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Stournaras shocks Greeks: Emergency Property Tax also in 2013

Finance Minister Yiannis Stournaras shocked Greeks on Thursday night, unofficially announcing that the emergency property tax will be collected also in 2013. “I suggested, the emergency property tax collected through electricity bills will have a milder form,” Stournaras told reporters in Brussels, however he refrained to elaborate how this ‘milder form’ would look like. Most likely, this empty phrase was rather said just to make the shock  ‘milder’.

The news shocked Greek property owners, as the E.P.T.was originally planned only for two years (2011 and 2012). Furthermore it charges monthly electricity bills with several hundreds euro making many households unable to pay their PPC-bills and thus risking to have electricity supply cut off.

With this decision, property owners in Greece will be formally cracked down in 2013, as will be called to pay also regular property tax (FAP) for 2010, 2011, 2012 and 2013 – in one single calender year.

With all these taxes to be paid in one year, many owners will see themselves paying ‘monthly rent’ for living in their own homes that bring no revenues.

Violating the Constitution

Greece’s Supreme Court ruled in February 2012 that the E.P.T. would violate the Constitution should be extended for more than two years. Now Stournaras attempts to blatantly violate the Greek Constitution under the immense pressure of the Troika. Greek media reported beginning of the week, the justice suggests “E.P.T. via electricity bills in 2013 doe snot violate the Constitution.”

The E.P.T. was one of the issues where Greek government and the Troika disagreed upon on Thursday. The Troika targets revenues of 3.2 billion euro from property taxes in 2013.

The plans of Greek government to unify all property taxes in one have been postponed for 2014.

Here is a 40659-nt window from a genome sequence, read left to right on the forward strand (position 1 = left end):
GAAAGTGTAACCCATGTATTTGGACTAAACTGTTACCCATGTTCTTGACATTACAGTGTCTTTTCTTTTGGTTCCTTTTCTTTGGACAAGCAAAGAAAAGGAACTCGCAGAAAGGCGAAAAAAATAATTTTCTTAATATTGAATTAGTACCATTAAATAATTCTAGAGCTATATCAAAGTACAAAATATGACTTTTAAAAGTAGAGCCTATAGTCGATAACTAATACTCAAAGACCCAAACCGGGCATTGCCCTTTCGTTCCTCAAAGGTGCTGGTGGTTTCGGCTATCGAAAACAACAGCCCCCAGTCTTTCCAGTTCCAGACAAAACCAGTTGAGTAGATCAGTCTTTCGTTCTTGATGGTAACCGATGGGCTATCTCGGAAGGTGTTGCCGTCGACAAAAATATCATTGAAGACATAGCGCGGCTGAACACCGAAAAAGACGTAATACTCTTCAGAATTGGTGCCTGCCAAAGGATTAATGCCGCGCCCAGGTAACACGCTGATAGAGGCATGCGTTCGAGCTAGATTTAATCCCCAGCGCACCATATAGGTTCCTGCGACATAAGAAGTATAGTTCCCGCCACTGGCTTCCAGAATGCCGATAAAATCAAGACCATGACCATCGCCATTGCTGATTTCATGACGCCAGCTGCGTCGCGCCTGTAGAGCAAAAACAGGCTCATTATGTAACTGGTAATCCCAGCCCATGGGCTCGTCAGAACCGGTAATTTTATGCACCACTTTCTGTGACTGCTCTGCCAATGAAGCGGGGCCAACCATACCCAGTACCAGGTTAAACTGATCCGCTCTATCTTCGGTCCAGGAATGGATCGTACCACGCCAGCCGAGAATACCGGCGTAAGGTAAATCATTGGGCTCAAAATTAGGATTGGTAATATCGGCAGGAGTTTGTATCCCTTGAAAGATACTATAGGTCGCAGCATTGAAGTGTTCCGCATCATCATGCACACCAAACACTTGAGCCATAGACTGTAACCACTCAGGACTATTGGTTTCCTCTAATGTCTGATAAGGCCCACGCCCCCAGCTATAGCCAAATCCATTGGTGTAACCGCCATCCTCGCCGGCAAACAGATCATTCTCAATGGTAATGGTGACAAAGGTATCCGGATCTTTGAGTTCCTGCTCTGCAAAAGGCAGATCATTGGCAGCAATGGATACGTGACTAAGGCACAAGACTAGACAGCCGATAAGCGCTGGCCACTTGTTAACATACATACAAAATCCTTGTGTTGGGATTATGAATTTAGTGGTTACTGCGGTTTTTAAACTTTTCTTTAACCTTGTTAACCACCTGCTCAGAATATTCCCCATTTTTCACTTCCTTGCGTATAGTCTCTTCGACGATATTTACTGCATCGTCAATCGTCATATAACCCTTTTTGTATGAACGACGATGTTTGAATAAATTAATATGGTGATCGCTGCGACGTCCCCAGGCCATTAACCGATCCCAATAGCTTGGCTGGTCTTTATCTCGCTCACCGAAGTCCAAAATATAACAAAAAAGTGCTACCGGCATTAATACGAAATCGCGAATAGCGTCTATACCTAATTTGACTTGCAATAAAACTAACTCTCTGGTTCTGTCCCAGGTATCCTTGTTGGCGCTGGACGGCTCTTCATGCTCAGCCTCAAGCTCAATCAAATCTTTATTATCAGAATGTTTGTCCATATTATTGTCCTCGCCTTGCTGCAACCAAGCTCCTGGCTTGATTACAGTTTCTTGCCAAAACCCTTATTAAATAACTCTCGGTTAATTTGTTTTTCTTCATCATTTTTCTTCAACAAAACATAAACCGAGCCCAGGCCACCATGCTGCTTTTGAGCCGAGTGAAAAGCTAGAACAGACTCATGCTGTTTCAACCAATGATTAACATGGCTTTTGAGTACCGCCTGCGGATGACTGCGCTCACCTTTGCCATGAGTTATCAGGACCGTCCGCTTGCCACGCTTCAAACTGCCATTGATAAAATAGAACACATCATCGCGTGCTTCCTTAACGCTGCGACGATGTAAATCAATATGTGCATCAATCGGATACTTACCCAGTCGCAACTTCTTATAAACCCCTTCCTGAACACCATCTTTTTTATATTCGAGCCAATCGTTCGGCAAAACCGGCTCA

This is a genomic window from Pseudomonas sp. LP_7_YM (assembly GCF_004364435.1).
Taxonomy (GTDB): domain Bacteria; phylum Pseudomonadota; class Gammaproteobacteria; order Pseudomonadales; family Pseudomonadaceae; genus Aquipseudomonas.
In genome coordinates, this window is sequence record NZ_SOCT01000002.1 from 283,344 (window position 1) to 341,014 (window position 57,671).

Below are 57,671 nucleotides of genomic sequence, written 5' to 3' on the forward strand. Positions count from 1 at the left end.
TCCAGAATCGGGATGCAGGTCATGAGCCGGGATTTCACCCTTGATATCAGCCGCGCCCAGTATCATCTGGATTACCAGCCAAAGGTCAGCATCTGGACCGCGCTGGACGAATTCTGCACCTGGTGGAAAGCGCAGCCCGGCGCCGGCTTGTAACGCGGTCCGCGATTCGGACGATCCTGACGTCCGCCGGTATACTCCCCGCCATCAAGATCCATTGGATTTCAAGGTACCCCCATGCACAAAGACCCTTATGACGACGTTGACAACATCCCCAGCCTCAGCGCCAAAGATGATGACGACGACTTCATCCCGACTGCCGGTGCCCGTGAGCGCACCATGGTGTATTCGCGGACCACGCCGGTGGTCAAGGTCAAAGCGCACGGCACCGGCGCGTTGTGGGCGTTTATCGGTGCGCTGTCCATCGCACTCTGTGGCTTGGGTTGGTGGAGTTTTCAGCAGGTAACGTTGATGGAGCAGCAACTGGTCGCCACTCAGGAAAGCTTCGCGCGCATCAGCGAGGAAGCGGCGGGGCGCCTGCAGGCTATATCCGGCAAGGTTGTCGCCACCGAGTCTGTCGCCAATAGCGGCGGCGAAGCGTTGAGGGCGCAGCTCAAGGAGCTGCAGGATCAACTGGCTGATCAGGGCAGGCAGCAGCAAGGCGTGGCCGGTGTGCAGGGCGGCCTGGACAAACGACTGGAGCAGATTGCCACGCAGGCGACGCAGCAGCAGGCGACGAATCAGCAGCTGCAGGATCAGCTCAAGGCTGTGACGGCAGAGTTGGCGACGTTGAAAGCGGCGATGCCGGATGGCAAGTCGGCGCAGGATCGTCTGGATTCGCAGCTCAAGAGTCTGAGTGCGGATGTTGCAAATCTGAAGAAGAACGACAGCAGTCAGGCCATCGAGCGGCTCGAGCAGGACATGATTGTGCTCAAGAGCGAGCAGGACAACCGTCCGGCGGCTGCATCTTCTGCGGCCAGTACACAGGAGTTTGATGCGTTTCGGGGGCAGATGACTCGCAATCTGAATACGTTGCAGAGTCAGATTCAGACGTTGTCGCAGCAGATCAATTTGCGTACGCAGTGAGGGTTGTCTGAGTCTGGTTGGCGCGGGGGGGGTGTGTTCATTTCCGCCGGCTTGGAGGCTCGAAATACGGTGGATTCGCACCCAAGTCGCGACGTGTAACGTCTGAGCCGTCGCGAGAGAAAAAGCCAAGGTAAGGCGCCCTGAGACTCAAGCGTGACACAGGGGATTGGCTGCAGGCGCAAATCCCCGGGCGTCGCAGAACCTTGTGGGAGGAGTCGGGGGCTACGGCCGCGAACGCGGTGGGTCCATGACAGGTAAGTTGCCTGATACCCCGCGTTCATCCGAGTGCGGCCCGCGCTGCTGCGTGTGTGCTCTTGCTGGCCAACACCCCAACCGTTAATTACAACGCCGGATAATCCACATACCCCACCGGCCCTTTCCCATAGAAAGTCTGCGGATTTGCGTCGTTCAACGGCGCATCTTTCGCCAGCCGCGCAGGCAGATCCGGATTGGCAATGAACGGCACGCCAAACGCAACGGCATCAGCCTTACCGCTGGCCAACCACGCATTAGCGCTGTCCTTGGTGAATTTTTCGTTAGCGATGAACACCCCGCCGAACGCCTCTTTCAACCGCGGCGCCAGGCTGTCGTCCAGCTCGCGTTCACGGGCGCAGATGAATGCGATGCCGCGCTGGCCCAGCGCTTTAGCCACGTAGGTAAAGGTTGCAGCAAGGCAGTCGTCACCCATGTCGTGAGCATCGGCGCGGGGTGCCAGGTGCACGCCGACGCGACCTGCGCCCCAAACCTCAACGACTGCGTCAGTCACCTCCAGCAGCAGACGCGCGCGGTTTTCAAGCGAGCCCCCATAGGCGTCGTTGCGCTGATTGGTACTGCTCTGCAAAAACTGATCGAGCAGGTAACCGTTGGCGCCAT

Samaras coalition government partners, PASOK and Democratif Left do not agree with the extension fo EPT.

Governments can hardly make plans, when the country is in the “rescue” mechanism of international lenders.

Stupidly enough, many Greeks seem to recall that Antonis Samaras had promised not to extend the EPT to 2013. But that was in the pre-elections time, before June 2012, when he was struggling to become prime minister.

PS I think I have to replug my euro printing machine….




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  1. You could start paying them in peanuts. What’s good enough for the gander should be good enough for the goose…

  2. I shall vent here about this completely, excuse me! asinine plan to extend for yet another year this unfair – and apparantly illegal form of taxation! Unfair, because only those property owners who (still) “officially” have electricity from the public power company are targeted. (Anyone hooked up via a neighbour or using alternative sources of energy get off scot-free). It is my opinion that Greece must finally collect its property taxes through use of a comprehensive land registry – but oh, I forgot – we don’t have one (and this despite years of rather half-hearted efforts – and EU funds to do so.)
    Perhaps it is time that all of us brave sheep being led to the finanical slaughter finally put our feet down and say Oxi – no! Here I mean pay the part of the electricity bill required to keep the lights and firdges on – and stand up together and refuse to pay the emergency/solidarity tax for 2013 through means of the electric bill. Perhaps such a peaceful, mass means of protest might finally force the government and Troika to wake up and smell the coffee.
    Thanks for listening – and if any of you know how I can write to these powers that be personally – let me know – my fingers are just burning to send off that letter (although, I am really not sure if the men and women in charge can even read as they seem to be so out of touch with the reality of the daily lives of most people here and our financial capacity to keep coming up with an extra 500 – ? euros for this emergency/solidarity property tax.)

  3. Sad, but true – and apparantly they’ve all got the wrong number – and aren’t paying attention to the figures that count, such as unemployment statistics, average (disposable)incomes – or lack thereof…